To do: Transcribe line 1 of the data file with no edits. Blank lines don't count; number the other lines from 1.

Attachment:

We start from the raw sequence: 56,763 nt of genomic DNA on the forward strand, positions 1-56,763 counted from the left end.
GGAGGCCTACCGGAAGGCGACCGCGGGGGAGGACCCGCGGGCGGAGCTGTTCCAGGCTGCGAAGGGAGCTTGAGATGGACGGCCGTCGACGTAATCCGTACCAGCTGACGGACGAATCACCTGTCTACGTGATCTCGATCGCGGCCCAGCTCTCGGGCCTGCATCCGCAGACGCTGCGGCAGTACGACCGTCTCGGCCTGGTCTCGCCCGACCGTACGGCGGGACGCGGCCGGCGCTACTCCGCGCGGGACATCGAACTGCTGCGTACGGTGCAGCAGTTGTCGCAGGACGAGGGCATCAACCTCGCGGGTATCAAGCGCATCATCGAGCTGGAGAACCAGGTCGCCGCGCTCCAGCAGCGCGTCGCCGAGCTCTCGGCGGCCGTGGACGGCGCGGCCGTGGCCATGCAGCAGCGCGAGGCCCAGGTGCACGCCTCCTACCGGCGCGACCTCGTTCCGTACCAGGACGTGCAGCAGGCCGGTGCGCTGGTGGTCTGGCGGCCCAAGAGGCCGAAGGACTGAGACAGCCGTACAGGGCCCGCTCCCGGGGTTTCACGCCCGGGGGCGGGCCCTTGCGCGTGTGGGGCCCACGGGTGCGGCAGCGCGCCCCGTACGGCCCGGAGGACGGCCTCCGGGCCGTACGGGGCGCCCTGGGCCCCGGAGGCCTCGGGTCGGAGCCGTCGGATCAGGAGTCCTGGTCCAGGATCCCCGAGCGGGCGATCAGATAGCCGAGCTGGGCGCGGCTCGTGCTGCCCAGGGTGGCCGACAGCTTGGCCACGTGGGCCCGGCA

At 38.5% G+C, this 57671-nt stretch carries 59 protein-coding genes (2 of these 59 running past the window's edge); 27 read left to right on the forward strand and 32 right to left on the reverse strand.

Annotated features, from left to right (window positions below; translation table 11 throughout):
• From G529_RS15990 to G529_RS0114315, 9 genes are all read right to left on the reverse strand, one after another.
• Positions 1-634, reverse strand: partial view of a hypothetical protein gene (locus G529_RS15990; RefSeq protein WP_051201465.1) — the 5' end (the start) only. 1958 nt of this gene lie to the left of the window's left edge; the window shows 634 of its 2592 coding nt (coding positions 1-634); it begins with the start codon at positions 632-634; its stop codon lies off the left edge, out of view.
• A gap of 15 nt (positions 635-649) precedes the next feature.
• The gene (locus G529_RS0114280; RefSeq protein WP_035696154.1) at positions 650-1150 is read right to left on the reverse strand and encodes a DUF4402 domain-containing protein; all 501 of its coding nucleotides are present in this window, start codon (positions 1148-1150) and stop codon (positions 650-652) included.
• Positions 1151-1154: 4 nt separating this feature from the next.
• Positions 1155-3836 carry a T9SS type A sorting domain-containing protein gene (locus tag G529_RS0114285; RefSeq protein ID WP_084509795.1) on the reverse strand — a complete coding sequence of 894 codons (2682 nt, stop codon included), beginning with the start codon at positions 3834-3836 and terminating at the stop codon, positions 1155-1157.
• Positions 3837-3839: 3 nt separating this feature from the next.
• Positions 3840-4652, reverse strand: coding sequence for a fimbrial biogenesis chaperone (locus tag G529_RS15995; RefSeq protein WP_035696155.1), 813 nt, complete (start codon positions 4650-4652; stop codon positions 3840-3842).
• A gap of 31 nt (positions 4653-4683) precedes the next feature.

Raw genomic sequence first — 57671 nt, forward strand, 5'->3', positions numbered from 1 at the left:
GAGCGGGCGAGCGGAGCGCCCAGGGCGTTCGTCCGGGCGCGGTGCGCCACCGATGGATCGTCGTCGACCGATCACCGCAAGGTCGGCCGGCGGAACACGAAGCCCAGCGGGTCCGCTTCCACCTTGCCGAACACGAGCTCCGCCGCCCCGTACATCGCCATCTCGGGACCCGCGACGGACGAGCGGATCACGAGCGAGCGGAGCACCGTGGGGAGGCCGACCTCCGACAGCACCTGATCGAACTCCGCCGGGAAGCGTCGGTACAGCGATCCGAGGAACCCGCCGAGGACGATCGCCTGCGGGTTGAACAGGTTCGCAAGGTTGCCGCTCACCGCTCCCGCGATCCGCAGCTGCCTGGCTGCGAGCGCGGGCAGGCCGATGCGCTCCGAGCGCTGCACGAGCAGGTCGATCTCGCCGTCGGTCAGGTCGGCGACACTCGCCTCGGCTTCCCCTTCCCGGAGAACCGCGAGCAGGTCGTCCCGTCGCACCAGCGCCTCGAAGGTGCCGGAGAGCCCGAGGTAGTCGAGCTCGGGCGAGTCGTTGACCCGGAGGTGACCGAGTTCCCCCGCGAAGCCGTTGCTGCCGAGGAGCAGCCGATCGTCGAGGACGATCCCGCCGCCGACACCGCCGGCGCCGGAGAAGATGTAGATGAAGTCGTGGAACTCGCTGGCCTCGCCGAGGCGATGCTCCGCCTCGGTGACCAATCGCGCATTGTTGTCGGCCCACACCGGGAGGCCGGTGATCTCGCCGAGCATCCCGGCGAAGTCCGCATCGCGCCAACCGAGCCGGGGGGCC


We start from the raw sequence: 56,763 nt of genomic DNA on the forward strand, positions 1-56,763 counted from the left end.